Random Graphs and Social Networks: An Economics Perspective
No 518, Discussion Papers Series, Department of Economics, Tufts University from Department of Economics, Tufts University
This review of current research on networks emphasizes three strands of the literature on social networks. The first strand is composed of models of endogenous network formation from both the economics and the computer science literature. The review highlights the sen- sitive dependence of the topology of endogenous networks on parameters of the behavioral models employed. The second strand draws from the recent econophysics literature in order to review the recent revival of interest in the random graph theory. This mathematical tool allows one to study social networks that result from uncoordinated random action of indi- viduals in setting up connections with others. The review explores a number of examples to assess the potential of recent research on random graphs with arbitrary degree distributions in accommodating more general behavioral motivations for social network formation. The third strand focuses on a specific model of social networks, Markov random graphs, that is quite central in the mathematical sociology and spatial statistics literatures but little known outside those literatures. These are random graphs where the events that different edges are present are dependent, if edges are incident to the same node, and independent, otherwise. The paper assesses the potential for economic applications with this particular tool. The paper concludes with an assessment of observable consequences of optimizing behavior in networks for the purpose of estimation.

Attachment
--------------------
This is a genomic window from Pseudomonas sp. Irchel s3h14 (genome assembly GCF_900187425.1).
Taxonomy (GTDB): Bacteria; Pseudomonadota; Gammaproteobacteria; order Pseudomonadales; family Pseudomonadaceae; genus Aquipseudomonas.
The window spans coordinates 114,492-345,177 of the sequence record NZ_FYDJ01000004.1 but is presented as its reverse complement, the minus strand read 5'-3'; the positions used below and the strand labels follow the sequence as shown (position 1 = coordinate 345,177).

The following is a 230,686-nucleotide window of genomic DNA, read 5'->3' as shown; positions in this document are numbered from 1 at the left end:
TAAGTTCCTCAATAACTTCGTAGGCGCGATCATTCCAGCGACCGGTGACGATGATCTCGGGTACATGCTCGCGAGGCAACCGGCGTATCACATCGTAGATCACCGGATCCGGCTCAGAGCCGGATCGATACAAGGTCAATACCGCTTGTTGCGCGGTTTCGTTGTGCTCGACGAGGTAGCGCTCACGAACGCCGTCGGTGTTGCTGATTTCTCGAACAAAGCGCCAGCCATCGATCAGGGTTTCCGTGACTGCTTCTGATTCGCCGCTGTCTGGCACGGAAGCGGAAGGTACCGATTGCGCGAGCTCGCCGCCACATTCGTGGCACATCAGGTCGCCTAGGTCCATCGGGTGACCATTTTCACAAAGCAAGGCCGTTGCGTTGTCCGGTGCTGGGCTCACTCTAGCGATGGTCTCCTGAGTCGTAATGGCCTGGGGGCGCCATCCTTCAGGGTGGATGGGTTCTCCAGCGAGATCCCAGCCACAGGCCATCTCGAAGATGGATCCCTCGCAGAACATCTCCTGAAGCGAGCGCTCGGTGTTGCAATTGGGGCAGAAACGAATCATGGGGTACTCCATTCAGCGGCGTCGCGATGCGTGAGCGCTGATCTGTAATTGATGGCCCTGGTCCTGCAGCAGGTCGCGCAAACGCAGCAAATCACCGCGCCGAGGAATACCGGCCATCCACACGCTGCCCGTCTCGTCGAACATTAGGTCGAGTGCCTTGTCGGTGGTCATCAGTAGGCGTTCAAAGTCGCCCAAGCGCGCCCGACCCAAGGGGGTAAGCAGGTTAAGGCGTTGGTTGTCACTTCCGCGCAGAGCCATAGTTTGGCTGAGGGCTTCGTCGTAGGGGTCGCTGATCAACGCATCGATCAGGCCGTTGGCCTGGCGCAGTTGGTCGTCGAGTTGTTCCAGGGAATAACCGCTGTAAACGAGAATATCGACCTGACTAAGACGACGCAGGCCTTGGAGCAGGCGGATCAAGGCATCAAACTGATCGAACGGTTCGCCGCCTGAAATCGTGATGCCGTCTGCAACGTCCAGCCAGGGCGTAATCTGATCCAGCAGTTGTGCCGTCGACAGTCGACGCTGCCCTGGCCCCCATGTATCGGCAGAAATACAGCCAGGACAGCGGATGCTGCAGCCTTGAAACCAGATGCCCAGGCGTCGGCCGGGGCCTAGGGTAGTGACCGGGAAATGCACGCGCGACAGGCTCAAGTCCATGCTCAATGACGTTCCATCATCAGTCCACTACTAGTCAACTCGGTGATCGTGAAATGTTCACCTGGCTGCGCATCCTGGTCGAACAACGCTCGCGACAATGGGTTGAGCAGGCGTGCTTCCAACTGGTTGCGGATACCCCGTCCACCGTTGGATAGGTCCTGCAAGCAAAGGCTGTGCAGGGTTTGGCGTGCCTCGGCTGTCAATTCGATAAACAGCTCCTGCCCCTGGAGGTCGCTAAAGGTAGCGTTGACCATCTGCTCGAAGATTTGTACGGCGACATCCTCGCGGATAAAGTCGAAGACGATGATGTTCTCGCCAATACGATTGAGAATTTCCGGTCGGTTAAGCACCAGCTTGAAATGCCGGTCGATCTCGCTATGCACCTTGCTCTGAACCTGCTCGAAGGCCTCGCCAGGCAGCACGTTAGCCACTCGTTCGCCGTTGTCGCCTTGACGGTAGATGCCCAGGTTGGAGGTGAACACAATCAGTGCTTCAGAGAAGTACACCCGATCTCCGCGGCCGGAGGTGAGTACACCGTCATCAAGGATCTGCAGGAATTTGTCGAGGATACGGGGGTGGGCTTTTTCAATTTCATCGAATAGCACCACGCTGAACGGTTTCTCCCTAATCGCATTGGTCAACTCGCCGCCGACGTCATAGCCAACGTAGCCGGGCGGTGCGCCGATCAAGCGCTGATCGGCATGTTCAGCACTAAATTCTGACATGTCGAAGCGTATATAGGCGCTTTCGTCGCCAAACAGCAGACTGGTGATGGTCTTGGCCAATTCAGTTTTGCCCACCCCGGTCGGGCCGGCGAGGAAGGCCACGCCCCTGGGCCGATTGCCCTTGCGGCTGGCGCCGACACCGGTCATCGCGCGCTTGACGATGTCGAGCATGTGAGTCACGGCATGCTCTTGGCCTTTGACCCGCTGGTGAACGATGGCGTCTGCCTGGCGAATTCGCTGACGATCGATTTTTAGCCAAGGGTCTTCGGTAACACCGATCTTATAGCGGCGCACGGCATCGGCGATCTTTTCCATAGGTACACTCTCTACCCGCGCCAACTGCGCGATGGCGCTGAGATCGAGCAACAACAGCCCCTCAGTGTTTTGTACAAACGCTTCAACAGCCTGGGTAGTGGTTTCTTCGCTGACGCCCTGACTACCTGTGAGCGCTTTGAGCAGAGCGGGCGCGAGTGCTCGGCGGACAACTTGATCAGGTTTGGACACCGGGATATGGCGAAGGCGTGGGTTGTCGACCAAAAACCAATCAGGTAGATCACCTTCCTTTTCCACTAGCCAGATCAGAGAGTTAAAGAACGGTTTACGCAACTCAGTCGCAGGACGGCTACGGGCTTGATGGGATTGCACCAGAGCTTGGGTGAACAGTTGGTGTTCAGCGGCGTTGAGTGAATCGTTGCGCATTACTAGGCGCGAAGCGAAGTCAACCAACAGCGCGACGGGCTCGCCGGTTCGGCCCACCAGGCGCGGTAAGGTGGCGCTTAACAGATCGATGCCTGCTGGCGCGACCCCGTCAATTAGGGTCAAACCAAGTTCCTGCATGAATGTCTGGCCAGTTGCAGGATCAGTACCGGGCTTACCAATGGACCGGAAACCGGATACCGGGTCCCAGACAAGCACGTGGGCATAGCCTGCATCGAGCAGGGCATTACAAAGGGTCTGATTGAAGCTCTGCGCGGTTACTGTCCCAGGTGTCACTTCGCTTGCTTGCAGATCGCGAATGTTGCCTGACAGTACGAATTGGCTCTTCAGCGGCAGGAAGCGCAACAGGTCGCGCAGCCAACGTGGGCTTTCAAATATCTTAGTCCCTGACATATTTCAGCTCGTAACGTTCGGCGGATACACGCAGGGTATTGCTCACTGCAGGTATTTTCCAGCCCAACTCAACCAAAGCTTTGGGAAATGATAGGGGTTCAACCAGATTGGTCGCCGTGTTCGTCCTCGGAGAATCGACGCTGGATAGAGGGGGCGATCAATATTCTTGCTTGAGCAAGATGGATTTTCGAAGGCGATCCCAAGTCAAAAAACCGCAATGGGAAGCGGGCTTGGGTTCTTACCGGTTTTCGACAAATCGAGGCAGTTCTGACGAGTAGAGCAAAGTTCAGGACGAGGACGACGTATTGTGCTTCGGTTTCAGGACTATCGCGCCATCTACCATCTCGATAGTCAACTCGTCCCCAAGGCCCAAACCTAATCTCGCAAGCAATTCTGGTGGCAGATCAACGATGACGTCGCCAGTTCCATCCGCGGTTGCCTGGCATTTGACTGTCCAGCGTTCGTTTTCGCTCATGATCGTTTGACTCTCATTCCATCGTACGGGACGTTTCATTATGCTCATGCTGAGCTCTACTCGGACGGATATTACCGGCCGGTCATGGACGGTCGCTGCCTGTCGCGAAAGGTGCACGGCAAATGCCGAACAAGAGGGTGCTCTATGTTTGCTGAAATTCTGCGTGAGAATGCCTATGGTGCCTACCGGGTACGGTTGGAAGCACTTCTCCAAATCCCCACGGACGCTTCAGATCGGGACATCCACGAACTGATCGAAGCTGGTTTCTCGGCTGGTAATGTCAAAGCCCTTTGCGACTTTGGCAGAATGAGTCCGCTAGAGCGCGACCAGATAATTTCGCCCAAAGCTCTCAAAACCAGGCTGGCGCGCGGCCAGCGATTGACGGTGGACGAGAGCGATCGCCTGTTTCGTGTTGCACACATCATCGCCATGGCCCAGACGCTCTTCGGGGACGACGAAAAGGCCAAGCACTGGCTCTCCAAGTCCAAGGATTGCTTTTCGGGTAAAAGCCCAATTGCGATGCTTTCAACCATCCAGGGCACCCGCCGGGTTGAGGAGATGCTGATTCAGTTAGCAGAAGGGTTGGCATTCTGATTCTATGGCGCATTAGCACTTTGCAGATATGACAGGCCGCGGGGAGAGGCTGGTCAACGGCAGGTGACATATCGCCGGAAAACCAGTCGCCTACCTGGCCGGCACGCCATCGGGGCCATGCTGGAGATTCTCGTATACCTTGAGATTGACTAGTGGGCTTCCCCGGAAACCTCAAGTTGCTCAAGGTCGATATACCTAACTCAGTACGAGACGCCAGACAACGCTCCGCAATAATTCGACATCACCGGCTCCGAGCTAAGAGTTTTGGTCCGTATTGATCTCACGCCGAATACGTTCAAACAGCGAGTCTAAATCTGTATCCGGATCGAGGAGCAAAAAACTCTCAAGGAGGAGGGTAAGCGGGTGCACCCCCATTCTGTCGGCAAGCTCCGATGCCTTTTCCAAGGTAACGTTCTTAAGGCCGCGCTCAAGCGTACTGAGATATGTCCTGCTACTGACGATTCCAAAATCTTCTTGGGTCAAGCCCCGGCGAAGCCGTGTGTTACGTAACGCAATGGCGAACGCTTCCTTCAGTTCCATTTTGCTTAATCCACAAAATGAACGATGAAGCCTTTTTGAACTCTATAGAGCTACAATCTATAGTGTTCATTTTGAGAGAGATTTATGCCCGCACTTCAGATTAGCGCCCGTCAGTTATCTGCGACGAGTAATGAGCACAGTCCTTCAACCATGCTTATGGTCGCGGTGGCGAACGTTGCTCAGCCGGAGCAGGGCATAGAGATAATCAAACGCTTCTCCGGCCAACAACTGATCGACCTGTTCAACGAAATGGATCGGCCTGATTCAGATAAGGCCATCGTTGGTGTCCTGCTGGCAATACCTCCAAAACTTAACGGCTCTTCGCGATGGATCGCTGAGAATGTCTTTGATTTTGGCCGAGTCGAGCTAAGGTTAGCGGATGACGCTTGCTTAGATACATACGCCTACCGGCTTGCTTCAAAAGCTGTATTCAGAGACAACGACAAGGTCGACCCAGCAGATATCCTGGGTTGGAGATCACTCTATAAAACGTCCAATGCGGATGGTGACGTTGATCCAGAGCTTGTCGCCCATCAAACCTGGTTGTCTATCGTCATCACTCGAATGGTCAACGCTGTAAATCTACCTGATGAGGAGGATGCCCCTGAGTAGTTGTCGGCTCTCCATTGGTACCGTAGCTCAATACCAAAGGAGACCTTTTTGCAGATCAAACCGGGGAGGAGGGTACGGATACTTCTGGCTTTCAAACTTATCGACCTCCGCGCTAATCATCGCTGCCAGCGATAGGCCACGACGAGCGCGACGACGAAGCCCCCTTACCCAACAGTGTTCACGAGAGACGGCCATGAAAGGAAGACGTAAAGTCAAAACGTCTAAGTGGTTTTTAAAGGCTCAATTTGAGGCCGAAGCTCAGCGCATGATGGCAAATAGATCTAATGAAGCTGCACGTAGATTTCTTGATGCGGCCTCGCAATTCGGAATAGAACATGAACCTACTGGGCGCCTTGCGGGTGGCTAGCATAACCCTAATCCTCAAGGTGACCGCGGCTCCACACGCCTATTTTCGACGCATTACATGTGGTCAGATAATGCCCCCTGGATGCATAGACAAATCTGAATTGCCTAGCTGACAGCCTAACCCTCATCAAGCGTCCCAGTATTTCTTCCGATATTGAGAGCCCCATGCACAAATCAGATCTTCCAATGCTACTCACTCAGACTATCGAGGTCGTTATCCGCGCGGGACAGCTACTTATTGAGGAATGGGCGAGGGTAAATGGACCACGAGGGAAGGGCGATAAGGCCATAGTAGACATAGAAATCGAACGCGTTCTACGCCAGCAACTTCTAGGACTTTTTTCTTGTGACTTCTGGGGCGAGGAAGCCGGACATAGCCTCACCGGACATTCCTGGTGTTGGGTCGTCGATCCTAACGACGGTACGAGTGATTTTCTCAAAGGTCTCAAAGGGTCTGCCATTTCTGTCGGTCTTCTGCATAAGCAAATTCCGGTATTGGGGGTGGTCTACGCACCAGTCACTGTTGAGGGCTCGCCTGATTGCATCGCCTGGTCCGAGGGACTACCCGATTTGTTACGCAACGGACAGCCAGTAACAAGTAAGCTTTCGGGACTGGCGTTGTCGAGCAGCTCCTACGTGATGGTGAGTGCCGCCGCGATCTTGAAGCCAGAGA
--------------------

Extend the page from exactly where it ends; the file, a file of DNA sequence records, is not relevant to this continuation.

New Economics Papers: this item is included in nep-evo, nep-gth, nep-hpe, nep-net and nep-soc
References: View references in EconPapers View complete reference list from CitEc
Citations: View citations in EconPapers (9) Track citations by RSS feed
Downloads: (external link)
This item may be available elsewhere in EconPapers: Search for items with the same title.
Export reference: BibTeX
RIS (EndNote, ProCite, RefMan)
Persistent link: https://EconPapers.repec.org/RePEc:tuf:tuftec:0518
Access Statistics for this paper
More papers in Discussion Papers Series, Department of Economics, Tufts University from Department of Economics, Tufts University Medford, MA 02155, USA.
Bibliographic data for series maintained by Marcus Weir ( this e-mail address is bad, please contact ).